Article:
Katarzyna Hamer (Institute of Psychology, Polish Academy of Sciences) was invited as one of nine panelists to take part in a conference Hatred in Social Relations: Manifestations, functions, psychological determinants and change, organized by The Tadeusz Tomaszewski Foundation for the Development of Polish Psychology, Institute of Psychology, Polish Academy of Sciences and Faculty of Psychology, University of Warsaw on October 24, 2019 in Warsaw, Poland.
In her presentation titled Psychological determinants of reactions to hate crimes toward „others” Katarzyna showed the results of the studies from the United States and Poland, conducted with Jenny Paterson (Northumbria University), Sam McFarland (WKU), Marek Drogosz (SWPS University), and with the cooperation of Rupert Brown (University of Sussex).
Her speech focused on presenting the reactions of the majority group to hate crimes (toward Muslims) vs. non-hate crimes and the individual characteristics of the audience which determine these reactions. The results for both samples showed that after reading the news about a hate crime toward a Muslim man (in one of the experimental conditions) participants from both countries felt more shame and sadness than in random crime/random victim condition. In hate crime condition U.S. students also felt more anger than in random crime/random victim condition while Polish students felt more anxiety and declared more pro-action and activity in social media, sharing information and emotions about the crime.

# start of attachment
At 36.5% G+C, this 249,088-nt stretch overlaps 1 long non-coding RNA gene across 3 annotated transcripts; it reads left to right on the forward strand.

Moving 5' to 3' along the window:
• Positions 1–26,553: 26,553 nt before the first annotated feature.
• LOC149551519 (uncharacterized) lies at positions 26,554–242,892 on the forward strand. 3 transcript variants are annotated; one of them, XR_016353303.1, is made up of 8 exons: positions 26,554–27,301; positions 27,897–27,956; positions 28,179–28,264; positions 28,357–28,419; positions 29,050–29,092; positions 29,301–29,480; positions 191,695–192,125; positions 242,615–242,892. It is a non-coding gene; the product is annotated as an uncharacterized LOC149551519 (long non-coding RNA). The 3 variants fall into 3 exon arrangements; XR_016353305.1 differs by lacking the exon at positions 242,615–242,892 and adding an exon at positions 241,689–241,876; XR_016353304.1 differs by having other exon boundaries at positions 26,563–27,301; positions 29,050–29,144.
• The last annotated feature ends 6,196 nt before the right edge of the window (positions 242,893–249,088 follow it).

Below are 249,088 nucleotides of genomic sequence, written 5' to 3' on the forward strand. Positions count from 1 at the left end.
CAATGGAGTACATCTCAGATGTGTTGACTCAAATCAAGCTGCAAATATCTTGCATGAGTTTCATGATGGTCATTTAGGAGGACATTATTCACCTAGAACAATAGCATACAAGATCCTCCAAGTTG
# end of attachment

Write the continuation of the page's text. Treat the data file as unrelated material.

Katarzyna also showed the importance of empathy and identification with all humanity (IWAH) for negative emotional reactions of anger, sadness, and shame and for pro-action tendencies, as well as the importance of social dominance orientation and islamophobia for reactions supporting attackers and feeling schadenfreude.
The conference gathered broad audience from students to professors, researchers and practitioners, including not only psychologists, but also sociologists, lawyers, judges (e.g. from the Highest Court), teachers, anti-discrimination activists and publishers.